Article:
Tuesday Morning Devotion (Making an Unseemly Noise)

35Then they brought the colt to Jesus, placed their garments on it, and had Jesus ride. 36As they went along, they spread their garments in the path.

37Now as he was approaching the slope of the Mount of Olives, the whole crowd of disciples begain to rejoice, praising God with a loud voice for all the miracles they had seen. 38They said:

Blessed is the one who comes,
As king in the name of the Lord
In heaven let there be peace,
and glory in the highest.

39But certain of the Pharisees from the crowd said to him, “Teacher, rebuke your disciples.” 40And he answered, “I tell you, if these were to be quite, the stones would cry out!” — Luke 19:35-40

One thing I learned as a child is that there are times when the adults want you to be very quiet. Another thing I learned was that those times came a lot more often than I wanted them to.

Being quiet is something we learn. A baby doesn’t respect the walls of a church, a library, or even the halls of the legislature. He speaks when he thinks there is something to speak. It’s the adults that know precisely when one should be quiet and when one should speak; when one should whisper and when one should shout.

In our story today, Jesus is asked to rebuke the disciples, the whole multitude of them—that suggests to me more than the twelve were involved—because they are making an unseemly noise.

And Jesus tells them, that if he rebuked the disciples, even the stones would cry out. It was a time of joy, and those who called for order and rebuke were off the mark. It was, in fact, such a time for joyful noise that the stones couldn’t keep silent if the people didn’t respond.

It is so easy to destroy someone’s joy. Let’s look at some ways this could happen, so we can avoid doing this. We want to follow the example of Jesus. Let’s never give the stones an excuse to cry out!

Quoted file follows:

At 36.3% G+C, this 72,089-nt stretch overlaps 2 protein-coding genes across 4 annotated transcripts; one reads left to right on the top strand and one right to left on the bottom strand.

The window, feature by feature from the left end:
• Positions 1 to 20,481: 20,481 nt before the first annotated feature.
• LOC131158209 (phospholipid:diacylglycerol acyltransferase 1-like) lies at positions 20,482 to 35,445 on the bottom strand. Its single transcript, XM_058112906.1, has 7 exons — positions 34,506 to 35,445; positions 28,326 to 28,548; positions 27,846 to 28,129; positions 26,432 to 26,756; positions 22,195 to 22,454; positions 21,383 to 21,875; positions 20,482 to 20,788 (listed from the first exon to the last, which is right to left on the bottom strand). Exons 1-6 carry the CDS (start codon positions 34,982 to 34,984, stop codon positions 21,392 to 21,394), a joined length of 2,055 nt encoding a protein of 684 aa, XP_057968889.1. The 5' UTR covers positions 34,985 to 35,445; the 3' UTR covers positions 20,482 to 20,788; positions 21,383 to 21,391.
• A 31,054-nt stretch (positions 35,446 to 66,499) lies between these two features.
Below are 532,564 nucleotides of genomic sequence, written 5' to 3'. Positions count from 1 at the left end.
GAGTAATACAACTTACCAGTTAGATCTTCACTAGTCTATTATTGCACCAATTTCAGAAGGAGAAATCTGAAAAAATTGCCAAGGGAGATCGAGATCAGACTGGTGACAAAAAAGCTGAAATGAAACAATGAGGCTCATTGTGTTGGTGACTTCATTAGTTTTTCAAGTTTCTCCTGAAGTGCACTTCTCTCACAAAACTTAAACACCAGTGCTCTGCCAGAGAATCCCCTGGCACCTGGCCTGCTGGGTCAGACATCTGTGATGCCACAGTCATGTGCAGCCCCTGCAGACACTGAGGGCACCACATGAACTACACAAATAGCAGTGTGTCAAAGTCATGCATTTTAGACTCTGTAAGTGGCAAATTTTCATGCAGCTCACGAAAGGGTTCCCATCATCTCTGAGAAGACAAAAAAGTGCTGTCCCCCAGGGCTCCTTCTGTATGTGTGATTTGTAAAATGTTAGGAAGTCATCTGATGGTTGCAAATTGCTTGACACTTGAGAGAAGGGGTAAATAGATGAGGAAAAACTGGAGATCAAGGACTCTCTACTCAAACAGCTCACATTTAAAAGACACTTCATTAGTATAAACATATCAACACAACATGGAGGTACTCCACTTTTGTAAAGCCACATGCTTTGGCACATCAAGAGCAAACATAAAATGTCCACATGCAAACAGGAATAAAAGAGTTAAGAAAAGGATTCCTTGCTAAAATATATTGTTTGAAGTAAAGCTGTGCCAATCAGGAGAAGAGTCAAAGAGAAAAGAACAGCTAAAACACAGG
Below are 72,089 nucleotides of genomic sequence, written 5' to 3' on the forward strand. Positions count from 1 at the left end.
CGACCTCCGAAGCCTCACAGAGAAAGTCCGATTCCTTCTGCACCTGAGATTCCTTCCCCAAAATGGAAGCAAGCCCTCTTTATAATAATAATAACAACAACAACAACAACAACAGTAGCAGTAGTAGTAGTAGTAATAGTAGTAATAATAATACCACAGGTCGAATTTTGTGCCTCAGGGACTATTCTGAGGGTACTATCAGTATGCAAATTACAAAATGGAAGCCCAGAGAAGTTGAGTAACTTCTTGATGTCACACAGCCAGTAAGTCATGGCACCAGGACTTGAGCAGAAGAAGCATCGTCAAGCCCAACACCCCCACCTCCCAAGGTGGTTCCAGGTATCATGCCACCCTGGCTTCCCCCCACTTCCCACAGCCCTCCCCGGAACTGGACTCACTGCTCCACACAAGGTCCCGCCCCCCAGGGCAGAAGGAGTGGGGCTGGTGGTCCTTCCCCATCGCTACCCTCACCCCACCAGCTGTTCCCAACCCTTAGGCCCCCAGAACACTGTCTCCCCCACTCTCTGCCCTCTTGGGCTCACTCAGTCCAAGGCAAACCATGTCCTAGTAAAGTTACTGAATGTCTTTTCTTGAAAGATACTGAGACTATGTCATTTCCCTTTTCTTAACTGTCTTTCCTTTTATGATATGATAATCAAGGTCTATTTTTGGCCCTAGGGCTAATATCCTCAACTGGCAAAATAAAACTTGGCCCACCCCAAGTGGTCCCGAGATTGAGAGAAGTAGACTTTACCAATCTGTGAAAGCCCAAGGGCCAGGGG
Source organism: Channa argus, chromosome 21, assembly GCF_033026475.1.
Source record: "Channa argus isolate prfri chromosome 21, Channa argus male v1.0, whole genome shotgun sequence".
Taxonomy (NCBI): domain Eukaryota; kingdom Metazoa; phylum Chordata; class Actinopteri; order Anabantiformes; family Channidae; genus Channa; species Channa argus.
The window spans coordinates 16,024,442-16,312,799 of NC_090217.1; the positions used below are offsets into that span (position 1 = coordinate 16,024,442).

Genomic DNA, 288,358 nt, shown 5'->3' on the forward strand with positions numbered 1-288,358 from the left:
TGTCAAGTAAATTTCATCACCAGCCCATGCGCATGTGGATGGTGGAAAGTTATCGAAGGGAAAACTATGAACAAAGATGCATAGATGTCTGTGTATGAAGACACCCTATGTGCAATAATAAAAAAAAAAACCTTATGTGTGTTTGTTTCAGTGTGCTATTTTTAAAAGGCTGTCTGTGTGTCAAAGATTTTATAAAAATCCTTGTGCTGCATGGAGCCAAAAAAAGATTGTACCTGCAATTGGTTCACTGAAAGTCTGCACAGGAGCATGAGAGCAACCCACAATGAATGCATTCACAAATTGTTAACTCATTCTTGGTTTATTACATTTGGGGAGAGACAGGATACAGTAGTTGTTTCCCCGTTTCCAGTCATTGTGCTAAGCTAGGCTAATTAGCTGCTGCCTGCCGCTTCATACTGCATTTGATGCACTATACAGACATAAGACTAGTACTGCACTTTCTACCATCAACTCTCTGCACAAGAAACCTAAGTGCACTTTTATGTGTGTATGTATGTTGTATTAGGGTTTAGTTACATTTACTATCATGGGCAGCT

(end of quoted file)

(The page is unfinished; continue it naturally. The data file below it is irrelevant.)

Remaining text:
We can refuse to listen. Joy likes to express itself. If we indicate by our attitude that we aren’t interested, that we don’t have time for someone else’s rejoicing, we can kill the joy.

We can criticize the method. Some jump up and down. Some dance. Some shout. Some sing. We may have our own ideas about how one should behave when one is joyful. By criticizing the way joy is expressed, we can kill the joy.

We can judge the people. It could be age, race, gender, our perception of them as “unclean,” more sinful than others. We can say that the person who is rejoicing should instead be repenting. Perhaps they should be out working for a better living, supporting their family. Perhaps they should be helping in the church. What are they doing rejoicing?

We can judge the timing. “A place for everything, and everything in its place.” That’s the proverb. We might change it to say, “A time for everything and everything in its time.” “The time for joy is in a different service,” says the church elder. Or perhaps it should be in a different room. We can’t have all this noise in the sanctuary.

We can ridicule the attitude. It’s excessive, it’s unimportant, it’s selfish. We can criticize just how joyful the person is. Everything in moderation, we say. And we kill the joy.

We can ridicule the reason. We can doubt that the reason is adequate. Others are starving! How can you be so joyful about food? That really wasn’t such a big miracle. It could have just been coincidence. And we kill the joy.

Let’s quit killing the joy. Let’s drop the criticism. Let’s silence the rebuke instead of the signs of joyful shouting.

No crying stones around here, please! Be joyful, and express your joy today.

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